Nuxeo Server

PostgreSQL

Updated: September 22, 2017 Page Information Edit on GitHub

Nuxeo supports the following PostgreSQL version:

PostgreSQL 9.6

The database needs to be configured to work properly with Nuxeo. Some settings must be changed in order for Nuxeo to work. Other settings should be changed in order for Nuxeo to have good performance.

This FAQ will give you some hints to configure your database, but please refer to your DBA or the PostgreSQL documentation for more information (http://wiki.postgresql.org/wiki/Tuning_Your_PostgreSQL_Server).

Most settings have to be changed in the postgresql.conf file. Some SQL commands may have to be executed directly at the PostgreSQL console (psql).

Mandatory Changes

Two-Phase Commit

You shouldn't need to change this, because two-phase commit (XA) isn't used in basic configurations.

However, if you use XA datasources (see the JDBC Datasource Configuration documentation for more on this), you will need to update the default max_prepared_transactions settings. You can use the same value as max_connections.

max_prepared_transactions = 100

Create the Role and Database for Nuxeo

For instance (please change the password and the nuxeo.conf file of your instance accordingly):

$ createuser -U postgres -W -P nuxeo
$ createdb -U postgres -W -O nuxeo -E UTF8 nuxeo

Or from the psql command prompt:

CREATE ROLE nuxeo WITH PASSWORD 'nuxeo' LOGIN;
CREATE DATABASE nuxeo ENCODING 'UTF8' OWNER nuxeo;

Note that using the UTF8 encoding for your database is important.

Secure the Authentication Method

Edit the file pg_hba.conf, make sure that the nuxeo user (or all users, if the nuxeo user is not individually listed), have an authentication METHOD of md5, rather than ident. Otherwise you will have some FATAL: Ident authentication failed for user "nuxeo" errors in the logs.

# TYPE  DATABASE    USER        CIDR-ADDRESS          METHOD

# "local" is for Unix domain socket connections only
local   all         all                               md5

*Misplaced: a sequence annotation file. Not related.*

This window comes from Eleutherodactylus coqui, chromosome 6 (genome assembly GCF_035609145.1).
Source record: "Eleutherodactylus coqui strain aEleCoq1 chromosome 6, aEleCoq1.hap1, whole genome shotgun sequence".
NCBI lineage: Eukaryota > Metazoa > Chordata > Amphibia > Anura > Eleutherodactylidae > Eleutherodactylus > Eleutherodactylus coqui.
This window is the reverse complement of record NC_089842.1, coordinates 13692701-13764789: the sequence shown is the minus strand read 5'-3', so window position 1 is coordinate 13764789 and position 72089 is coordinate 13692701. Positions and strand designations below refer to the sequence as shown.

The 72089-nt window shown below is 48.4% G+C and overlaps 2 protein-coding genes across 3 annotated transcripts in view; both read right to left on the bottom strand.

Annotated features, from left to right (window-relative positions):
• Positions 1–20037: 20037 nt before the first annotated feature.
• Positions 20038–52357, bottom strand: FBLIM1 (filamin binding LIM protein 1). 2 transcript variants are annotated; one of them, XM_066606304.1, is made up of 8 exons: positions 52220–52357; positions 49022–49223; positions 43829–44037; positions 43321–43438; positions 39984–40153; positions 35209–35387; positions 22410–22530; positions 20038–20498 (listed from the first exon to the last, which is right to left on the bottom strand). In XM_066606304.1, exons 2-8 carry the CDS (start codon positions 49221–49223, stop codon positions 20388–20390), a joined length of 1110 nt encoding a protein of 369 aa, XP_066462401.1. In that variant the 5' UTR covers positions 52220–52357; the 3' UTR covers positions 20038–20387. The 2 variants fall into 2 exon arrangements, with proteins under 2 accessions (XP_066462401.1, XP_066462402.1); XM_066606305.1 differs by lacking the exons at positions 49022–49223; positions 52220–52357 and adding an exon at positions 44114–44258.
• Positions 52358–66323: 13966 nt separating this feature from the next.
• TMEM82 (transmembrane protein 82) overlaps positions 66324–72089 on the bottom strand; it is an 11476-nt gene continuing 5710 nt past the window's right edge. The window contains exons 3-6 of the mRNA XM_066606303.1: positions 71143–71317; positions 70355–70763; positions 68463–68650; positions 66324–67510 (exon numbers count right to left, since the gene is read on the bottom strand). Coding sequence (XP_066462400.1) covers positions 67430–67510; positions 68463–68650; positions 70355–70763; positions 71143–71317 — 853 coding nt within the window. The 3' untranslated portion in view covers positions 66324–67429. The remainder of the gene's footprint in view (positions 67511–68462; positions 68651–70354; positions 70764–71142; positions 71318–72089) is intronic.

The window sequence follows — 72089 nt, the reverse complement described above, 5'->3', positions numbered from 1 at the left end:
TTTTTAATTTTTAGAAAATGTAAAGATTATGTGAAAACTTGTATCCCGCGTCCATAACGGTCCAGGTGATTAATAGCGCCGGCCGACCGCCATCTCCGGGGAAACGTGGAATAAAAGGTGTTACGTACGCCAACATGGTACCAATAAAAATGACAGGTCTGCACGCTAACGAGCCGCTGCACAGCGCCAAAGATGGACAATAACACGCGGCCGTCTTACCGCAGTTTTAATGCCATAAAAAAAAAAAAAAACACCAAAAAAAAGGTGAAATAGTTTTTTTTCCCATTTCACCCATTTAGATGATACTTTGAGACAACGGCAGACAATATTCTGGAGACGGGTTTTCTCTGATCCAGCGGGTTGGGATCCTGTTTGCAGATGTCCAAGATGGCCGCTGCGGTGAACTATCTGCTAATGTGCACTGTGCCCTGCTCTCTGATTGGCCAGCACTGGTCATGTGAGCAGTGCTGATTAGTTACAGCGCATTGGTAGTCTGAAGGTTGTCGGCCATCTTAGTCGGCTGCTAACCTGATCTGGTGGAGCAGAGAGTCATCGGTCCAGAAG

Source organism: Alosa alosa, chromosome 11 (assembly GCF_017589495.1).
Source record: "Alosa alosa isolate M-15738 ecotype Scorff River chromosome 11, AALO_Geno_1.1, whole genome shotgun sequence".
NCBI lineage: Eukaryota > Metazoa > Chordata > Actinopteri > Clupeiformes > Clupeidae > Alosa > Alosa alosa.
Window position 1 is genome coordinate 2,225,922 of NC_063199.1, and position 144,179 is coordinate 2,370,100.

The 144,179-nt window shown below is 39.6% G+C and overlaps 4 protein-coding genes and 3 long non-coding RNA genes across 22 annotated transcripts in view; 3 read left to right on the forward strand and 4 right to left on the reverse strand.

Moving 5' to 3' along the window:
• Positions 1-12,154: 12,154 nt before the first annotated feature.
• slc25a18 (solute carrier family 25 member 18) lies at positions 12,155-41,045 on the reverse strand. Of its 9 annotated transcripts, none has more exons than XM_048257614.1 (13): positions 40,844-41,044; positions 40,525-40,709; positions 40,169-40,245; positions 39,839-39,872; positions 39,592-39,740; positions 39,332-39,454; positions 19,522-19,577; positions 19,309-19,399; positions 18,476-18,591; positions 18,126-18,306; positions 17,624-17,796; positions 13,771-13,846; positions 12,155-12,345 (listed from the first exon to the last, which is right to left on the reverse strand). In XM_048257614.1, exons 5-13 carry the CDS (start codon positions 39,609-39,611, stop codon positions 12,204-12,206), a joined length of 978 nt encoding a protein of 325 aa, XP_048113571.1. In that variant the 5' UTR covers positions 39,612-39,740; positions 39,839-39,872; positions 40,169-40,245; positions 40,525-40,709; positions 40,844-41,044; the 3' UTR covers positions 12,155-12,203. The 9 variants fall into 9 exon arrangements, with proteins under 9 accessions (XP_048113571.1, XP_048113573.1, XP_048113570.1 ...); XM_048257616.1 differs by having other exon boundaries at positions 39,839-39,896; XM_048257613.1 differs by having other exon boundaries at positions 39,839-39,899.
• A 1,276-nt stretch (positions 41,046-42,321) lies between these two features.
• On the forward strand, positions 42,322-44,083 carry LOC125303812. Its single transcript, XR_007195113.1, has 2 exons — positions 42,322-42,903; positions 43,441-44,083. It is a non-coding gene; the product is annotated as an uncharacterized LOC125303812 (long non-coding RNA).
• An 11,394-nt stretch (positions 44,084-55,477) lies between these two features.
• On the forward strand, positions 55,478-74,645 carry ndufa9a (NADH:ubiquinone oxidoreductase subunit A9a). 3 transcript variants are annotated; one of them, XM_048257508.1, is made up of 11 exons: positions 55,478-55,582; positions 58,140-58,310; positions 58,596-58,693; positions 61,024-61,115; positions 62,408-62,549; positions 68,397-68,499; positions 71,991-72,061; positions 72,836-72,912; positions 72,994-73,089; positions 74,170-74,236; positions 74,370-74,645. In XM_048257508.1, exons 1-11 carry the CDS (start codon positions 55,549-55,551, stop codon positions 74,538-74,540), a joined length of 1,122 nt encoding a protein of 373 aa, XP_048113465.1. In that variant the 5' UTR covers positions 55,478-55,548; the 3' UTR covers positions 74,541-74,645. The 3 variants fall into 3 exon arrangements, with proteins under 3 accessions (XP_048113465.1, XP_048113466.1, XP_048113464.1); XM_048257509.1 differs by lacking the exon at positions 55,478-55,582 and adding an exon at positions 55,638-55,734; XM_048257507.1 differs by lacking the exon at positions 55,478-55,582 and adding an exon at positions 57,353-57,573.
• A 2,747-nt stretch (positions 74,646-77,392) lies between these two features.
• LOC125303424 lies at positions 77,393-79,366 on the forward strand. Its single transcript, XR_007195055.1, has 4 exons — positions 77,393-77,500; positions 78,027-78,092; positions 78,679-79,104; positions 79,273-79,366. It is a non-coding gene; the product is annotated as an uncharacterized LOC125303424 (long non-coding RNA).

# IPv4 local connections:
host    all         all         127.0.0.1/32          md5

Performance Tuning

Shared Buffers and System Cache

One of the most important thing for PostgreSQL is to have lots of shared buffers along with free memory that can be used by the system cache.

Refer to the section Adapt Your Configuration to Your Hardware to get the correct value.

If you plan to use 1 GB of shared buffers, update the following property in your postgresql.conf file:

shared_buffers = 1GB

Then restart PostgreSQL.

If there is no enough shared memory you will have an explicit error message and you should try with a bigger kernel.shmmax value.

Once PostgreSQL starts properly with the chosen kernel.shmmax value, it should be registered in the /etc/sysctl.conf file by adding the following line.

kernel.shmmax = <SHMMAX_VALUE>

Using effective_cache_size PostgreSQL is informed of how much memory the system will use for disk caching. This is used as a hint when executing queries, note that this memory is not allocated by PostgreSQL itself.

To set effective_cache_size value, you need to run your application once and check how much memory is used by system cache. This can be done using the free command and using the free value for -/+ buffers/cache. Then you can set this value in the configuration:

effective_cache_size = 1536MB

Memory for Workers

Increasing the work_mem parameter allows PostgreSQL to do larger in-memory sorts which is much faster than disk sorts. Keep in mind that work_mem size will be taken up by each connection (a pool of 20 connections will take up to 20 * work_mem).

work_mem = 12MB

Increasing the maintenance_work_mem will speed up the vacuum procedure.

maintenance_work_mem = 512MB

Buffering Writes